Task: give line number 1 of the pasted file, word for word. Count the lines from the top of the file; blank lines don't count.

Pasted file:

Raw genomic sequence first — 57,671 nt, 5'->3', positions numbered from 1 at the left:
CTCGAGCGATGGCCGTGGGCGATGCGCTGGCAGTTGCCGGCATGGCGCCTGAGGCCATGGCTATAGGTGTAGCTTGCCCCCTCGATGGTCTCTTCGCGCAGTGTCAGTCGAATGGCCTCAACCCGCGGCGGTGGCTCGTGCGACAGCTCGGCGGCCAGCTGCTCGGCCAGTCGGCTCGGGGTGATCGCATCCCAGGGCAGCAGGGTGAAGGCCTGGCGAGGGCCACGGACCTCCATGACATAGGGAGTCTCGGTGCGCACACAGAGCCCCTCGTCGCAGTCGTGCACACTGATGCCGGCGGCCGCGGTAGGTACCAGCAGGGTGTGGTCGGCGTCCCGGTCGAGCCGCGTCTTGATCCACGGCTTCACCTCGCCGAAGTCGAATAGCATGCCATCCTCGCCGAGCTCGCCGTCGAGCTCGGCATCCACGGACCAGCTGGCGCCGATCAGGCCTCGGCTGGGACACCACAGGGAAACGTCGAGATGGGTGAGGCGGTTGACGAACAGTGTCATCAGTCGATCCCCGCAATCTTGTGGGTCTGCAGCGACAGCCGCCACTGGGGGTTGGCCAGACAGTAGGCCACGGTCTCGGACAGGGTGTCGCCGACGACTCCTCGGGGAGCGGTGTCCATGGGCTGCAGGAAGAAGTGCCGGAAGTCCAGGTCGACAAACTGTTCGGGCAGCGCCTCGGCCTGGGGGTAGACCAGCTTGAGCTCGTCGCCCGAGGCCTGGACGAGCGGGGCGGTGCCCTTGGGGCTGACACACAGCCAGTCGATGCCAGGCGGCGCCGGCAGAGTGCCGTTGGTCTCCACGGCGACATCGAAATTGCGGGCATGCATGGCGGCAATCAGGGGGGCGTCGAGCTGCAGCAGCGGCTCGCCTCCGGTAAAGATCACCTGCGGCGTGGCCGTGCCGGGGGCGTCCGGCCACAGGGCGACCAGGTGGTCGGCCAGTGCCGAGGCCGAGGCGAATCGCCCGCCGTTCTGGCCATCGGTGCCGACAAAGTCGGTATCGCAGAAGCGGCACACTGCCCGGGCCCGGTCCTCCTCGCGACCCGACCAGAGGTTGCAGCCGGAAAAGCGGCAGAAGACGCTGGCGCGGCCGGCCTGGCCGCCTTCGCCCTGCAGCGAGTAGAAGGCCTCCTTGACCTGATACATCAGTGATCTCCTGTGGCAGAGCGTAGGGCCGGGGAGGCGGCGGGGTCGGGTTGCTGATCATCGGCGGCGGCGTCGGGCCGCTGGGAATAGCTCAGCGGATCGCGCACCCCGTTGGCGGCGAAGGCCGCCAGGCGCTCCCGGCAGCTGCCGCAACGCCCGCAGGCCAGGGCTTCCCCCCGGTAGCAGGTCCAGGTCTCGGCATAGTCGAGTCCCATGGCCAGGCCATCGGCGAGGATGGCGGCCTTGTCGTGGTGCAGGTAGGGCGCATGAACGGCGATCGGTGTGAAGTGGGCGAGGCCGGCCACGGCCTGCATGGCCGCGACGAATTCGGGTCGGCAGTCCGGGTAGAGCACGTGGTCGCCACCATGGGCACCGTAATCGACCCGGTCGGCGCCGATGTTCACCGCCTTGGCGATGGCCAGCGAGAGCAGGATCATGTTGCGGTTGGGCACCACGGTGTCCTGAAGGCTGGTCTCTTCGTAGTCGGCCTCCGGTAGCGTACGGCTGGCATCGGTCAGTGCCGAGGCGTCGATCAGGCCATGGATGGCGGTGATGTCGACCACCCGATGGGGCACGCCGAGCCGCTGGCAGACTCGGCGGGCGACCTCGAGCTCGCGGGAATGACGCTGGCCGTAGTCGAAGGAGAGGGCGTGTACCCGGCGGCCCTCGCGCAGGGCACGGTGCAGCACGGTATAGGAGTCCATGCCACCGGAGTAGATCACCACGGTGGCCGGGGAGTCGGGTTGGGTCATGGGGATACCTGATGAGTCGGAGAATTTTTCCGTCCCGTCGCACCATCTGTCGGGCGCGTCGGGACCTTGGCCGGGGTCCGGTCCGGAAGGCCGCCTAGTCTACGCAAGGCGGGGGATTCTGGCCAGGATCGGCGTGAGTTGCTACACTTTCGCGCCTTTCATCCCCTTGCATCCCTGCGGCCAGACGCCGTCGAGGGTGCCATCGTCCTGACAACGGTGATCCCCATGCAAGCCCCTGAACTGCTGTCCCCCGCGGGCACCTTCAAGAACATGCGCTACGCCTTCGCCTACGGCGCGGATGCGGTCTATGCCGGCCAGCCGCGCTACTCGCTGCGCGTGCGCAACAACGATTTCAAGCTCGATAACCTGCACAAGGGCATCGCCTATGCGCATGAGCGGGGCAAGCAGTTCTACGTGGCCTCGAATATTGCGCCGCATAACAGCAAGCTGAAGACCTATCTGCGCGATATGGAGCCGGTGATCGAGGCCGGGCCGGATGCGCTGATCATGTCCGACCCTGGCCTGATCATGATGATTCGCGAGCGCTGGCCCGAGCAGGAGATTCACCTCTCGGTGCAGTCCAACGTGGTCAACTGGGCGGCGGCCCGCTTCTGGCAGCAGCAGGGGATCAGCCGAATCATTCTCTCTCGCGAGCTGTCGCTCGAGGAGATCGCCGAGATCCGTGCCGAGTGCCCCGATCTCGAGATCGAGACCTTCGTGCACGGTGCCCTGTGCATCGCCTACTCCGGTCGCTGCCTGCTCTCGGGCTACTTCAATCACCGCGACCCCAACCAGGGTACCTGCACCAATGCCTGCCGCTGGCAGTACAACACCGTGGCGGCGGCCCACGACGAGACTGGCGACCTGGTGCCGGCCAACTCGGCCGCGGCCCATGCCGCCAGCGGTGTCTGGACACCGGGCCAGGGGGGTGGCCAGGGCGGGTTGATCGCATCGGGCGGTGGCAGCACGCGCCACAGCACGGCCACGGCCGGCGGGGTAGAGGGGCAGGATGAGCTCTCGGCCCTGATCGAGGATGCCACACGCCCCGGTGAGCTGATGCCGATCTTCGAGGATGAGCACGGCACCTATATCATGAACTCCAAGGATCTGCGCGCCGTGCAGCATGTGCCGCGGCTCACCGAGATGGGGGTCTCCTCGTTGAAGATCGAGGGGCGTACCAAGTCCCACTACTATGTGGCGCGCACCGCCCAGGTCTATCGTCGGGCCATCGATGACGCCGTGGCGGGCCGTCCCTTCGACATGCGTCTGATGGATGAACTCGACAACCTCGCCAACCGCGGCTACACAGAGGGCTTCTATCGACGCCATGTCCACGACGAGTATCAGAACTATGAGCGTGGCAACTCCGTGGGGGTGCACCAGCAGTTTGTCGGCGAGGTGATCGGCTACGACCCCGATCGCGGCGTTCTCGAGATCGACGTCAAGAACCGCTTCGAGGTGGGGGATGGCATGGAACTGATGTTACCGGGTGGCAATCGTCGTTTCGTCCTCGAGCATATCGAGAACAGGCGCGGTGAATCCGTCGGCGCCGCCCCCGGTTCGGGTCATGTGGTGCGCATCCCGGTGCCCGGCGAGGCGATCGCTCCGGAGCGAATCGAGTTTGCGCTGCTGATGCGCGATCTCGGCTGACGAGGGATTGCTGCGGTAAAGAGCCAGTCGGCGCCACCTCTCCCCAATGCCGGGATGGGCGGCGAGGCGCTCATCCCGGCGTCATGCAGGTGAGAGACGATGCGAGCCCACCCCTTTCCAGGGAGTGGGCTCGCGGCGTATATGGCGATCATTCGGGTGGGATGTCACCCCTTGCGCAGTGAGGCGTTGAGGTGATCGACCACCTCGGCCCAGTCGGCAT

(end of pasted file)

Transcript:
Raw genomic sequence first — 57,671 nt, 5'->3', positions numbered from 1 at the left: